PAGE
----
Property investment can be one of the most rewarding forms of financial investment, offering a tangible asset with a functional purpose, whilst simultaneously offering opportunity for strong growth. With the correct advice, property is a strong inflation hedge and will complement other asset classes.
However, problems can arise when people get emotionally attached to their properties, or get caught out by foreign legal and financial systems and the potential to lose money can be just as great. To help avoid likely pitfalls, I have put together a ‘Top Ten’ guide on top tips to remember when embarking on a property purchase:
1. Understand the legalities
First and foremost, don’t get into something if you don’t fully understand the legal ramifications. Expats who snap up property in boom times under the assumption that the law would protect them, or the law was similar to that of their home country are often the ones that face the biggest challenges.
In many developed markets, you can get a complete transaction history online which will help you ascertain whether the property has a re-sale value. Remember, you’re not purchasing this property to live in yourself, it’s a financial investment purchased for the specific purpose of creating a long-term financial return.
3. Make sure you have access to funds
You must understand the leverage system; verbal approval for mortgage finance isn’t the same as a firm commitment. If you’ve already put down a deposit, Make sure you get an offer in principle from your bank and negotiate the best finance rate possible. Get your calculations right and weigh up what you’ll be paying in interest over the lifetime of the loan against the long term return or rental yield of the property.
4. Make sure you’re diversified
You wouldn’t invest all your money in one asset class, and it doesn’t make sense to invest all your property eggs in one basket, but to spread the risk globally.
5. The liquidity question – can you exit easily?
If you’re looking at a property investment, your number one question must be ‘who will buy this from me when I sell?’ If the answer to that question is another investor, you probably shouldn’t buy. You’ve got to buy the stock that locals want to buy, sell and rent.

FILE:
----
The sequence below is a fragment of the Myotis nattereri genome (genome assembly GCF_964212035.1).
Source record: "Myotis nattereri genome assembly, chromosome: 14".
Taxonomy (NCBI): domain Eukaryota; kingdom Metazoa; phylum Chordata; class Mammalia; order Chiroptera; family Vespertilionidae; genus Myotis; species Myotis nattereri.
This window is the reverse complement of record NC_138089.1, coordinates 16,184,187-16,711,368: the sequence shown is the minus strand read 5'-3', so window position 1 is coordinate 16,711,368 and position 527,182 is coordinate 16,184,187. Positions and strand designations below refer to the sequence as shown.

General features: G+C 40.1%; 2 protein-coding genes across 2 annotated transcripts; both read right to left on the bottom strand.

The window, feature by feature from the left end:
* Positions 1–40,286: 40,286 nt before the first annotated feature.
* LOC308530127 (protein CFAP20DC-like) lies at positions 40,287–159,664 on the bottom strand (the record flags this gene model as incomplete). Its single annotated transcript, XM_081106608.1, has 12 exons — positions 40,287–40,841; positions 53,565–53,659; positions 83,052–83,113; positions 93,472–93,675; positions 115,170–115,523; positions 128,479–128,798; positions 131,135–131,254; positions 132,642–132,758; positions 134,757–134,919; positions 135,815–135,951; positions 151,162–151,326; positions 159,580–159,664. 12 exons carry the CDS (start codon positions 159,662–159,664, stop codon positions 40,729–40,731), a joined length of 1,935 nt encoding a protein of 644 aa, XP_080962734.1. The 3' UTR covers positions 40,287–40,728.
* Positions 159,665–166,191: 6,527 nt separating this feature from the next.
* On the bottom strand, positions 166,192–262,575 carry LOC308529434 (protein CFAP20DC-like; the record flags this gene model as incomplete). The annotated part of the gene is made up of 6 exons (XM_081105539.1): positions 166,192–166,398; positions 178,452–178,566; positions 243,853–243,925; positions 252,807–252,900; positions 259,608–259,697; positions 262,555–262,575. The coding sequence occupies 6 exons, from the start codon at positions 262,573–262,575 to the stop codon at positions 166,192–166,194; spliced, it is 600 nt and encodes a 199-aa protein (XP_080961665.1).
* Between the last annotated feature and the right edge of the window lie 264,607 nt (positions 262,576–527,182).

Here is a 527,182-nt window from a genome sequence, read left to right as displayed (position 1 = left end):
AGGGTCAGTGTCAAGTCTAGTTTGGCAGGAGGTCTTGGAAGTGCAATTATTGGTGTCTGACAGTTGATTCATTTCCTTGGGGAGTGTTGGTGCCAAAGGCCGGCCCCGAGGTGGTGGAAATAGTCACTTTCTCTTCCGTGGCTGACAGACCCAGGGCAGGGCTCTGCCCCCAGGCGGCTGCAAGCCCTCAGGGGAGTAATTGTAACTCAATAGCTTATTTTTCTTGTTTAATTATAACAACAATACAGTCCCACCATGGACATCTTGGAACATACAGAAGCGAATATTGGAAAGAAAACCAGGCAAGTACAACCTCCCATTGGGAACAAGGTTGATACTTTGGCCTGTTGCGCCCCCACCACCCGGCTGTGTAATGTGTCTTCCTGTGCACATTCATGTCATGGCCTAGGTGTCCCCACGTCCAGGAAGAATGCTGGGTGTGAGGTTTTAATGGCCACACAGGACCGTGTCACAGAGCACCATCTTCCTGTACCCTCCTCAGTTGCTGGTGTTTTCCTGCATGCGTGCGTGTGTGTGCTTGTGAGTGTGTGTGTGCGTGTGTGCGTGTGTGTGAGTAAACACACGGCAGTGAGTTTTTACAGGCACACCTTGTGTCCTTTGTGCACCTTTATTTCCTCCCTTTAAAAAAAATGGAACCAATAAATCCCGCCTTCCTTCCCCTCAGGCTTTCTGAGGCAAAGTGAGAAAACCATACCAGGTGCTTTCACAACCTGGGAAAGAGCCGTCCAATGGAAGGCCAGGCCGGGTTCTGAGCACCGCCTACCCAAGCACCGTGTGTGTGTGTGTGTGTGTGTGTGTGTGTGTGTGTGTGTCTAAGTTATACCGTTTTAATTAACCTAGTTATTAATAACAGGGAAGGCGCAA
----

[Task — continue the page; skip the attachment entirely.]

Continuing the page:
6. Understand tenancy and yield
What are you going to get in terms of a real tenant and what is your yield going to be? Do some thorough research and year on year comparisons for a realistic forecast of potential rental yield.
7. Get a handle on taxation and fees
People often get into international property purchases without understanding the taxation implications. Some countries may be seen as attractive destinations because they are tax free, but legal issues surrounding ownership by foreign nationals must be explored very carefully.
8. Look for high quality buildings backed by quality developers
When you’re investing, make sure that your bricks and mortar are quite literally safe as houses. As a rule of thumb, well-built properties will maintain their value longer and will therefore be safer bets for a quick rental or sale.
9. Invest for the medium term
The principles of sound property investment are aimed at offering a medium to long-term return on investment. However, you will need patience; those who expect to flip properties in a matter of months are playing a risky game, and it is likely that they could come unstuck.
10. Work with partners you can trust
Don’t try and go it alone; you must work with people that you feel comfortable with, and who have a proven track record, whether consultants, property managers or tax experts.
James Thomas is the regional director at Acuma Independent Financial Advice, Dubai. Views expressed here are his own and do not necessarily reflect that of Gulf News.